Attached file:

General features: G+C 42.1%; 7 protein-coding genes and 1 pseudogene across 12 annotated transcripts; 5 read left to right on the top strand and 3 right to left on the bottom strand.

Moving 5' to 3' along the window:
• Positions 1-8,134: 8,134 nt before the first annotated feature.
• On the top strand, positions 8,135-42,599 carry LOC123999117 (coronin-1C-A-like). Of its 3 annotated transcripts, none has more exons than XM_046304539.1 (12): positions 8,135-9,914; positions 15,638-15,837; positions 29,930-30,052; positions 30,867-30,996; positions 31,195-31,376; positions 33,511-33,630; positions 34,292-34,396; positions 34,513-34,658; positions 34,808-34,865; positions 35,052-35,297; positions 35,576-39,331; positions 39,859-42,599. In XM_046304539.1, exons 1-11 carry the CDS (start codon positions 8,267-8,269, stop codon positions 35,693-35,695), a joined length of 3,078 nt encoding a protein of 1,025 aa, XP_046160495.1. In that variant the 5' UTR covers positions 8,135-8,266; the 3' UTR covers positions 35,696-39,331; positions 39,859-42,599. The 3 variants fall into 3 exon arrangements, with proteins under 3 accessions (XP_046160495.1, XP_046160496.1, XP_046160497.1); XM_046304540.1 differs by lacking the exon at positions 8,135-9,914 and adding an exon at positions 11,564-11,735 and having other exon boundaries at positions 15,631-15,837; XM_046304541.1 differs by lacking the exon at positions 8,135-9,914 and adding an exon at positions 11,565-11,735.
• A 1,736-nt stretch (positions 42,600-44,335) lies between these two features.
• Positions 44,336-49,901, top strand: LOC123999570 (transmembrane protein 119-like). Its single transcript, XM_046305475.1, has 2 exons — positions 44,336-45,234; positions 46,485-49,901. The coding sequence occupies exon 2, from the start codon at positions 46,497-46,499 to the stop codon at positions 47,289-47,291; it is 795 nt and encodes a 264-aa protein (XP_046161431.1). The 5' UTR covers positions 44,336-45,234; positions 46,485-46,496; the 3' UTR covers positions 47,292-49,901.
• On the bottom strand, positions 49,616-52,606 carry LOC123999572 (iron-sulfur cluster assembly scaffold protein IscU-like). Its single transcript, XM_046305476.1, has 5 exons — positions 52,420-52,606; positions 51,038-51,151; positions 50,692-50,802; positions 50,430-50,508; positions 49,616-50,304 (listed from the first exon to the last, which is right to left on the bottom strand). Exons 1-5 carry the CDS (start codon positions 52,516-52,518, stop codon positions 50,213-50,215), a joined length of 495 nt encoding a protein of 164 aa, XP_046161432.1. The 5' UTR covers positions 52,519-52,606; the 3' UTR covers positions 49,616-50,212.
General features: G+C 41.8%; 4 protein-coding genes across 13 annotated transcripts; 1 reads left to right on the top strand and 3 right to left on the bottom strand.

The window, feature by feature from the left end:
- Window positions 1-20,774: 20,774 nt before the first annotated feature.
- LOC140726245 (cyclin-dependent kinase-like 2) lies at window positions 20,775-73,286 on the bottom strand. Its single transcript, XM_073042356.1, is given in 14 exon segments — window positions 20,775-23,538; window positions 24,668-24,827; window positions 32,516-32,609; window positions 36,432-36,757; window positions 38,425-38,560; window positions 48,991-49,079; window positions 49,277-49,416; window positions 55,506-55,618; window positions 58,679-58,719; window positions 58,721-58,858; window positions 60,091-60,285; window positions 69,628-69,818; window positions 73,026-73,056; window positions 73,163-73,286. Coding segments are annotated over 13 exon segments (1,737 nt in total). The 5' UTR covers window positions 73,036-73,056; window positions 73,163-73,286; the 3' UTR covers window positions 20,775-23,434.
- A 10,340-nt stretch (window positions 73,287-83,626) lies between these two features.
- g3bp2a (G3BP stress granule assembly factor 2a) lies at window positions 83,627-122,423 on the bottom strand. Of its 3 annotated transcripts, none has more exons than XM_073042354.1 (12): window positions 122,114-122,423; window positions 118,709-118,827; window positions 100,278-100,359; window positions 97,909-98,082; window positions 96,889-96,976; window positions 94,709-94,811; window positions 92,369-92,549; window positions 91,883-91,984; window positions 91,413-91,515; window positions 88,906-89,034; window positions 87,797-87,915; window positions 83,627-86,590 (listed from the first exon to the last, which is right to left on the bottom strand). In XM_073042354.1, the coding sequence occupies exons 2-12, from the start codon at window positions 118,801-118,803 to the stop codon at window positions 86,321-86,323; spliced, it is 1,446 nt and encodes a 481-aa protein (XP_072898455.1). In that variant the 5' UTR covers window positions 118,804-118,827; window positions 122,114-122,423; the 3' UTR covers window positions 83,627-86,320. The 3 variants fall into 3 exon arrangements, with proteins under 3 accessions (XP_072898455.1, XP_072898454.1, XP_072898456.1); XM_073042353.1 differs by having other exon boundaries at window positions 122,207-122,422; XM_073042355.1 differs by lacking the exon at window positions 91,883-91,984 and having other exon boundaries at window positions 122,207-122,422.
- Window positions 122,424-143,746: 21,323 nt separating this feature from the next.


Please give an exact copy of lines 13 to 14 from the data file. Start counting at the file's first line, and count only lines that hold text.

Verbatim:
- g3bp2a (G3BP stress granule assembly factor 2a) lies at window positions 83,627-122,423 on the bottom strand. Of its 3 annotated transcripts, none has more exons than XM_073042354.1 (12): window positions 122,114-122,423; window positions 118,709-118,827; window positions 100,278-100,359; window positions 97,909-98,082; window positions 96,889-96,976; window positions 94,709-94,811; window positions 92,369-92,549; window positions 91,883-91,984; window positions 91,413-91,515; window positions 88,906-89,034; window positions 87,797-87,915; window positions 83,627-86,590 (listed from the first exon to the last, which is right to left on the bottom strand). In XM_073042354.1, the coding sequence occupies exons 2-12, from the start codon at window positions 118,801-118,803 to the stop codon at window positions 86,321-86,323; spliced, it is 1,446 nt and encodes a 481-aa protein (XP_072898455.1). In that variant the 5' UTR covers window positions 118,804-118,827; window positions 122,114-122,423; the 3' UTR covers window positions 83,627-86,320. The 3 variants fall into 3 exon arrangements, with proteins under 3 accessions (XP_072898455.1, XP_072898454.1, XP_072898456.1); XM_073042353.1 differs by having other exon boundaries at window positions 122,207-122,422; XM_073042355.1 differs by lacking the exon at window positions 91,883-91,984 and having other exon boundaries at window positions 122,207-122,422.
- Window positions 122,424-143,746: 21,323 nt separating this feature from the next.